The limitations of conditional formatting

There is no way to perform analysis based on formatting. For example, you cannot count red cells (at least not easily). CONDITION → FORMAT is the end of the road... you cannot do any analysis on FORMAT.

If you really need to do analysis based on formatting, try this:

  1. Create a range that performs the conditional analysis and returns a result.
  2. Base the conditional formatting on that conditional analysis range.

For example, a cell can use the IF() function to decide if a value is high or low, and can return a value "RED" or "GREEN". The conditional format can then apply green formatting when the value is "GREEN" and red formatting when the value is "RED."

If you need to count red cells, you simply count cells in the condition analysis range that are "RED."

  • If you want to be fancy, you can hide the conditional range, and it will appear as if you're actually counting color formats.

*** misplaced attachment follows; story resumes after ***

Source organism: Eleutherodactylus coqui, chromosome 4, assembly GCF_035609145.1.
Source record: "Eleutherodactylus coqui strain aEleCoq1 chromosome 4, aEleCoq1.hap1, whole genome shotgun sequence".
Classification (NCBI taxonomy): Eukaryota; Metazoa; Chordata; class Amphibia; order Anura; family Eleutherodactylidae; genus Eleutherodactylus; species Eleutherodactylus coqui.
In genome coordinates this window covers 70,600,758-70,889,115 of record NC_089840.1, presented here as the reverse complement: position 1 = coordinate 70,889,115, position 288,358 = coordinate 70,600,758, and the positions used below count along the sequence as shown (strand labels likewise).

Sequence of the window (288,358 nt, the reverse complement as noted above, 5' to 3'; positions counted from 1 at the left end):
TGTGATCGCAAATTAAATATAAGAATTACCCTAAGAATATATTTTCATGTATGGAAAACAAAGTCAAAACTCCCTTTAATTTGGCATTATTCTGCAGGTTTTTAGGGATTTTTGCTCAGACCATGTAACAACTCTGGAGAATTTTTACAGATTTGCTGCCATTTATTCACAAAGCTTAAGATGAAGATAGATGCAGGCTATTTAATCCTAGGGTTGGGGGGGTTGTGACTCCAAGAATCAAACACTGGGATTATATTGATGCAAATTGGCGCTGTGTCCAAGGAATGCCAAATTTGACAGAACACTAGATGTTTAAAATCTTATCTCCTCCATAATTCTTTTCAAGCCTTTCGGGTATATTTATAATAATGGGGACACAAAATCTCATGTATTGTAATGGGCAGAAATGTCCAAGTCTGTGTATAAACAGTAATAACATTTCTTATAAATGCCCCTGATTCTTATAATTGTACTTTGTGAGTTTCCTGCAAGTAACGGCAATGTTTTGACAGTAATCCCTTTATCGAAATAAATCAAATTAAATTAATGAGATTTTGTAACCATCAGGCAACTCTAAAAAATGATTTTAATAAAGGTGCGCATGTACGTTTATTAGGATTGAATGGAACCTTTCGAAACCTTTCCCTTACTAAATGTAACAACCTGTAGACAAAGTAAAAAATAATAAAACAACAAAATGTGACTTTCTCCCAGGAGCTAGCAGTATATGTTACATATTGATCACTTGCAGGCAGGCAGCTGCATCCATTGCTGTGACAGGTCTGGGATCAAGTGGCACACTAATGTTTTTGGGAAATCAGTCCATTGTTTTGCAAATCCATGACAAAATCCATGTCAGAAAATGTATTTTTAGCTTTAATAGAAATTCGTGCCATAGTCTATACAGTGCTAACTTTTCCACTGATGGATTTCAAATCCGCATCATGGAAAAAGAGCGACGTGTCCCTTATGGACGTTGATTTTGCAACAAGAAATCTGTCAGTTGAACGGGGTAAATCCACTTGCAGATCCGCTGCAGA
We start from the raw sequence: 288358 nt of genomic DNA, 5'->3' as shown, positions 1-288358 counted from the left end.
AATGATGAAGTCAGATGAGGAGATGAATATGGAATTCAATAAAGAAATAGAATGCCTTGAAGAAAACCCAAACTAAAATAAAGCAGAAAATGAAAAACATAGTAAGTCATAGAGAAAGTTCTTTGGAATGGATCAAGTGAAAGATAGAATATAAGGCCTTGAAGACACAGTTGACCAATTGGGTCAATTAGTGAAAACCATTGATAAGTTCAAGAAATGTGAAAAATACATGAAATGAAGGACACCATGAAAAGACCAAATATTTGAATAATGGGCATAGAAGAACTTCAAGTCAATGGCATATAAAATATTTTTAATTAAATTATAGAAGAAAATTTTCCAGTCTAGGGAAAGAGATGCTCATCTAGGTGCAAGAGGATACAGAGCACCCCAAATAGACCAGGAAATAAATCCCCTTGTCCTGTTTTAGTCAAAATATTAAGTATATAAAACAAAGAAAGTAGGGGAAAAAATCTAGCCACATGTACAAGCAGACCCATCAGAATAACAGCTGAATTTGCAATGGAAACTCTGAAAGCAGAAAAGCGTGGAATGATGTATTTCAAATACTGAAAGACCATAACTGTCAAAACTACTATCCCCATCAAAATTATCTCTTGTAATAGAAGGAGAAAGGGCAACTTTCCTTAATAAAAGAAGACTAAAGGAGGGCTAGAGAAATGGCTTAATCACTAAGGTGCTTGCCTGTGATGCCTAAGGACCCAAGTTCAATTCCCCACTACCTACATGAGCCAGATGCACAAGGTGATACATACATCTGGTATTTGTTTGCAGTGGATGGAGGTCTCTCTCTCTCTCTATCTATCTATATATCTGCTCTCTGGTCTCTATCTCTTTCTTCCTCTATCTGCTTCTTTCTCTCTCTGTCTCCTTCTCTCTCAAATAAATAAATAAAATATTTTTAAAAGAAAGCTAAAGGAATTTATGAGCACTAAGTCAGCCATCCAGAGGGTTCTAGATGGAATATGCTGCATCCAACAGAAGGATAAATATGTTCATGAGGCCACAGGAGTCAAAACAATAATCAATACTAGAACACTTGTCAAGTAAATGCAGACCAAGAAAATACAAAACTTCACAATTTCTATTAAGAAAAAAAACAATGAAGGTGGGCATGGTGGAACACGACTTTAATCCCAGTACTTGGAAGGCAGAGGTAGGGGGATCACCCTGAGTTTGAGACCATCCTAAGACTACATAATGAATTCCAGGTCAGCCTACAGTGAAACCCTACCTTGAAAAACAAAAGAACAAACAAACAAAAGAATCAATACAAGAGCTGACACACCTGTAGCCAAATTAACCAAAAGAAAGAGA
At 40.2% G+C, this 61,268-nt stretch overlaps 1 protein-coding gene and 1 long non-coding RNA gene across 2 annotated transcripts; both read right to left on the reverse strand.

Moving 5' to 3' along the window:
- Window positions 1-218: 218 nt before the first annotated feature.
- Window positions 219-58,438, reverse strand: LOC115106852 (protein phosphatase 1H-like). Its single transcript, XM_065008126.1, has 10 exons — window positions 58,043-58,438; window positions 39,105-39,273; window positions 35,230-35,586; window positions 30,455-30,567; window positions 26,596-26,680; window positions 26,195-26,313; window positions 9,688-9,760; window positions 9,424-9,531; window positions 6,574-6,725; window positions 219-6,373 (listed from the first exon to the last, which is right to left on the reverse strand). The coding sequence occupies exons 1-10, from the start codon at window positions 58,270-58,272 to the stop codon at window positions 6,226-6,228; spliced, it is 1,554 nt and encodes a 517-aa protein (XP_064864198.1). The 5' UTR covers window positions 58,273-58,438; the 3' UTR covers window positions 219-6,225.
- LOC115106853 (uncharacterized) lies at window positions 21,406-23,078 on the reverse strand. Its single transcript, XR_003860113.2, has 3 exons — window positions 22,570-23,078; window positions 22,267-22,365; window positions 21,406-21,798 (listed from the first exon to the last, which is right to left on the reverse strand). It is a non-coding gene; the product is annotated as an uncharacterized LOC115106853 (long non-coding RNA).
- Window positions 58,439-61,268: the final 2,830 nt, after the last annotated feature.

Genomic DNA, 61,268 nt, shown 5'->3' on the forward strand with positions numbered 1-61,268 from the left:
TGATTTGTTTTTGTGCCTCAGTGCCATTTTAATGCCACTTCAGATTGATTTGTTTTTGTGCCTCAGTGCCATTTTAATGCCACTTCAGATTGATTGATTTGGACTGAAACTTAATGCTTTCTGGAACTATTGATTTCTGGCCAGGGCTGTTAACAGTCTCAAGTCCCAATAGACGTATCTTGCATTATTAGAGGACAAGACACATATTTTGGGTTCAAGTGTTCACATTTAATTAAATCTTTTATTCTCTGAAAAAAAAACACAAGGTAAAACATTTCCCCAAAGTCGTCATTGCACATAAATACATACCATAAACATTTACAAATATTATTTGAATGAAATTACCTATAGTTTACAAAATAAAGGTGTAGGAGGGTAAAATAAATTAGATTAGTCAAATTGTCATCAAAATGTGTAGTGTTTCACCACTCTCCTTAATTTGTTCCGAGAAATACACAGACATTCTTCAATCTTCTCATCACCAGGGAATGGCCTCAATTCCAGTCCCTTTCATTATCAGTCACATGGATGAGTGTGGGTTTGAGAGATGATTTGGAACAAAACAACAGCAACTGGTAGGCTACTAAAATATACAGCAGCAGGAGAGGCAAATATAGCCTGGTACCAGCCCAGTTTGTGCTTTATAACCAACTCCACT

The idea is that instead of CONDITION ? FORMAT, at which point you cannot do any analysis, CONDITION ? CONTENT ? (both FORMAT and ANALYSIS). So the formatting is still determined by a condition, but the CONTENT can be analyzed appropriately.

To shade every other row: Press CTRL+A then choose Format ? Conditional Formatting and click Formula Is then enter the formula:

=MOD(ROW(),2)=1

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